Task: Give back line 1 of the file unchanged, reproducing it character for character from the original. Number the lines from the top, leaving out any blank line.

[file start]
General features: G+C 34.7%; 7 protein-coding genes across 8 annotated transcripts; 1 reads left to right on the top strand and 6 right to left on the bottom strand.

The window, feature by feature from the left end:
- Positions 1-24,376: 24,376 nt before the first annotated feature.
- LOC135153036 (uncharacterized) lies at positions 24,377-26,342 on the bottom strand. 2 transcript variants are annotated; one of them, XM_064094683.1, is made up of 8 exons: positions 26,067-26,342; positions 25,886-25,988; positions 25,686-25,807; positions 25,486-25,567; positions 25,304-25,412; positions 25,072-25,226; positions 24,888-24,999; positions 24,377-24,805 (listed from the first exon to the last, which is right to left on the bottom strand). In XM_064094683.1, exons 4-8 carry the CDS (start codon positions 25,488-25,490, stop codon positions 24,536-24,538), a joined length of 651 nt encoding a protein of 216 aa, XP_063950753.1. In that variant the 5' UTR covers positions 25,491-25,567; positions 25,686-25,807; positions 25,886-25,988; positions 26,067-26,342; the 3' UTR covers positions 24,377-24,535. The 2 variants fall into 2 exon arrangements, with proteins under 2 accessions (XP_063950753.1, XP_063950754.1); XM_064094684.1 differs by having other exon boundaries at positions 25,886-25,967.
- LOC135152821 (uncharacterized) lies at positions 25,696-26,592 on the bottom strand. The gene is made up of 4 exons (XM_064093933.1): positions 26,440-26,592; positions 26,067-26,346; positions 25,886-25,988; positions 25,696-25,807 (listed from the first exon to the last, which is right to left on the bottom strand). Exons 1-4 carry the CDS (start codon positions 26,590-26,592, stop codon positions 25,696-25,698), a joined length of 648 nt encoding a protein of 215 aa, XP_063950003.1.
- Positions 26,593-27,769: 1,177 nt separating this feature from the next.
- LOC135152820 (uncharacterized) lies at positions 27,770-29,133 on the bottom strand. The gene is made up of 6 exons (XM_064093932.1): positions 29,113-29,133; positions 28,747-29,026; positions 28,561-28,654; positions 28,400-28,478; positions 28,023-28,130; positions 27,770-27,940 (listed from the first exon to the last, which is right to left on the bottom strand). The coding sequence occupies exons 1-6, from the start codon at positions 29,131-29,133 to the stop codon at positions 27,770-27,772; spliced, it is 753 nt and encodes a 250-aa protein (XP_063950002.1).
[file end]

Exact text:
General features: G+C 34.7%; 7 protein-coding genes across 8 annotated transcripts; 1 reads left to right on the top strand and 6 right to left on the bottom strand.